Are you a young person with questions about teenage pregnancy?
Last updated: 21/11/2011
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If you’ve had unprotected sex and you’re worried you might be
pregnant or that your partner is pregnant, it’s really important
that you get help and information as quickly as you can.
(sometimes called the ‘morning after pill’)
Did you know that emergency contraception can be taken up to 5
days after having sex which can prevent an unplanned
pregnancy? Lots of chemists provide emergency contraception
(‘morning after pill’) for free if you’re under the age of
25. For details where you can get the morning after pill,
phone NHS Direct: 0845 4647 or go to http://www.eefo.net/ or
the NHS Choices website:
Do you think you’re pregnant / your partner is pregnant?
Are you expecting a baby? Are you the Mother? Father?
All the support that you could possibly need is in this
It is important to speak to someone as soon as you can.
Whatever your situation there is support available for you.
The possibility of an unplanned pregnancy can be a really scary
If you think you may be pregnant - firstly, find out if you
The first sign is usually a missed period following sexual
intercourse. Then you may experience breast tenderness and nausea
that may occur soon after the missed period. If you have
experienced the above symptoms, you need to have a pregnancy test.
To do this, you can:
- See your GP confidentially
- Go to a specialist young people’s clinic like Brook or Share –
they have clinics in different places at different times.
Tel: Share 0800 181033 / Brook 01209 710088 for more information on
opening times and places.
- Go to a Contraceptive Clinic.
- Obtain a home pregnancy testing kit from a pharmacy, but you
have to pay for these and they cost around £10.00.
- Confirm the result of a pregnancy test by seeing your GP
- Go to a Young People’s Centre – they’re in the following
Bodmin, Truro, St. Austell, Launceston, Saltash, Liskeard,
Newquay, Camborne, Penzance or Bude.
If you are not pregnant
This is an important time to think about the future. You may
have been worrying a lot over the last few weeks.
Is it worth the worry? Are you ready for pregnancy?
If you wish to avoid the distress of an unplanned pregnancy in the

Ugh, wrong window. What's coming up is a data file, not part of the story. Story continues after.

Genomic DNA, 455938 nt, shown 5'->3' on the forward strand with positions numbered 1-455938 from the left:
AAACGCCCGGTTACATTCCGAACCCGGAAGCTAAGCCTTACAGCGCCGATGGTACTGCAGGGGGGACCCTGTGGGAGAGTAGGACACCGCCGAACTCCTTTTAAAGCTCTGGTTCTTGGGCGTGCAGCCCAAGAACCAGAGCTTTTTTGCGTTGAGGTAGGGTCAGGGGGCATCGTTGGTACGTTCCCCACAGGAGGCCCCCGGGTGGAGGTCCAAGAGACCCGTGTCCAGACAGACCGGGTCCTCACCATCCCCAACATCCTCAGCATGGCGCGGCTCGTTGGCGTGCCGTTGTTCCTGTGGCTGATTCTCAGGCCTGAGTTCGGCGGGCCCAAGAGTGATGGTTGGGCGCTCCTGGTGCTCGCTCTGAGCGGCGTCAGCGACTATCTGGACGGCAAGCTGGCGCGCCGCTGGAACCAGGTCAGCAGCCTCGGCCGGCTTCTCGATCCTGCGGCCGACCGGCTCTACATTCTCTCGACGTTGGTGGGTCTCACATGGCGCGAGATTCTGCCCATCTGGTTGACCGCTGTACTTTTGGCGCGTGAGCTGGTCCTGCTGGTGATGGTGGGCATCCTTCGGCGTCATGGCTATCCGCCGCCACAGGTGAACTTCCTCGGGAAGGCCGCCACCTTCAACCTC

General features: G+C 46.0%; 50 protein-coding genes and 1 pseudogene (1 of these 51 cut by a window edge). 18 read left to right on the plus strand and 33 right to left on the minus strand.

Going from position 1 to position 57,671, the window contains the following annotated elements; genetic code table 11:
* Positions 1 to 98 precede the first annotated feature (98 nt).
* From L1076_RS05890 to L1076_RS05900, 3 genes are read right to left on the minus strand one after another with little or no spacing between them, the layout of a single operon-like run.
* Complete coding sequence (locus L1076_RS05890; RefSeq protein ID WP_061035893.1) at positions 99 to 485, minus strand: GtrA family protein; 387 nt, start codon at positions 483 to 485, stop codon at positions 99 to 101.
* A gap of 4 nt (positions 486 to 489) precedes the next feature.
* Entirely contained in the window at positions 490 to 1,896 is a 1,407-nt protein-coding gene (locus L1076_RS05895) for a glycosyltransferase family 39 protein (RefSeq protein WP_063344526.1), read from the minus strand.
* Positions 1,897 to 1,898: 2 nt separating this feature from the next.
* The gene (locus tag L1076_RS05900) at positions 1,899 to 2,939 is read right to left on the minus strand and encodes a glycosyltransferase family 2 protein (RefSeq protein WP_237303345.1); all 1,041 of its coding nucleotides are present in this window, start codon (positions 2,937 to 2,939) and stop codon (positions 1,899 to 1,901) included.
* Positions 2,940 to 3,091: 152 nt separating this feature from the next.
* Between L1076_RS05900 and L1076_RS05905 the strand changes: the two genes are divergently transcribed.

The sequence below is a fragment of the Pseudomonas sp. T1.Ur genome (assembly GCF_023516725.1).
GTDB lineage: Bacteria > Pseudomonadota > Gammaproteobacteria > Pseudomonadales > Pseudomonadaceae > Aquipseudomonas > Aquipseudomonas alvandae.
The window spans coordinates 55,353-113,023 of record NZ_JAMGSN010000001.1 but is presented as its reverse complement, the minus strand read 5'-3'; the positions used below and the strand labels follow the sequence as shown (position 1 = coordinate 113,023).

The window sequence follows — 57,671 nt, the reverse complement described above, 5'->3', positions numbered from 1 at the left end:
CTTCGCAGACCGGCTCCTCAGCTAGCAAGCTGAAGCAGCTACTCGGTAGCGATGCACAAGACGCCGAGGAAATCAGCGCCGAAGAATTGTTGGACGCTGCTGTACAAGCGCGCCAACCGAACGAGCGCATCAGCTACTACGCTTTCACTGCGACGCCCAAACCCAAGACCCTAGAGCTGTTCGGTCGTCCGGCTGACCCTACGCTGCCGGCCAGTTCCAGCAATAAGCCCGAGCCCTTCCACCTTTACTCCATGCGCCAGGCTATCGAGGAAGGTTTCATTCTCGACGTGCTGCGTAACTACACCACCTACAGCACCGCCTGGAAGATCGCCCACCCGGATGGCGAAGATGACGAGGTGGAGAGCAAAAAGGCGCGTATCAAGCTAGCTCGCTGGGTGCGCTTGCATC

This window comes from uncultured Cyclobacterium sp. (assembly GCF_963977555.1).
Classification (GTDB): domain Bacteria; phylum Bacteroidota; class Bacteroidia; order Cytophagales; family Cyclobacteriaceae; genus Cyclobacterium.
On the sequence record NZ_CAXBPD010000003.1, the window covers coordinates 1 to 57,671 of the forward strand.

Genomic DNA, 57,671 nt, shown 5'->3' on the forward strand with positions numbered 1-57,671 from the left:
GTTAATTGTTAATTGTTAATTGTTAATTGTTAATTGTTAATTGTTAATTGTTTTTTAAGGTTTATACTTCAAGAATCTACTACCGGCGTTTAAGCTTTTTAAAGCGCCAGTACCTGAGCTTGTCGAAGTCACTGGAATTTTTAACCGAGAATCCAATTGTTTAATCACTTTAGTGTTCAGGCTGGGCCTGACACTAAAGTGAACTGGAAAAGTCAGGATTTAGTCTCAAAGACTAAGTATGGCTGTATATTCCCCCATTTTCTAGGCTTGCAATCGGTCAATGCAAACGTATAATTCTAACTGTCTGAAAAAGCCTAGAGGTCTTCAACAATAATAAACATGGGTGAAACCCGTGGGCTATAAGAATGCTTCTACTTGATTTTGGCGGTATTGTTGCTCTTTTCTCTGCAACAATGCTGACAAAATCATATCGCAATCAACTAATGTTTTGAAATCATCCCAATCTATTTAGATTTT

future, talking to a counsellor, your doctor or a specialist
trained youth worker may help you to consider your options
regarding future sexual activity and/or contraception. You
might want to register for the C Card Scheme, where you can get free condoms
from any site that displays the C Card logo.
This may also be a good time to discuss the situation with your
partner to explore your feelings about pregnancy i.e. Is the
relationship ready? What options might we have considered if the
test result was positive? What does this mean for the future of our
relationship? What plans should we put in place to avoid pregnancy
in the future?
If you are pregnant
You may feel very anxious about telling your parent(s) or
carer(s), afraid of their possible anger or disappointment. Perhaps
another adult you can trust e.g. school counsellor / youth worker /
a member of the family who could talk with you about these concerns
There are a number of options to consider. It is important that you
take some time to think about what you want and not be pressured
into a decision by others.
Initially, you may be in shock and find it hard to think. This is
very normal. It usually takes time before it is possible to think
clearly about what might be the best thing to do.
If you decide to proceed with the pregnancy there is lots of
help within your reach, but you will need to contact someone to
talk things over. A visit to your doctor will be confidential and
he/she will refer you to local support agencies.
Try to speak to an adult you trust, they will be able to offer
practical advice and help you obtain the care you need.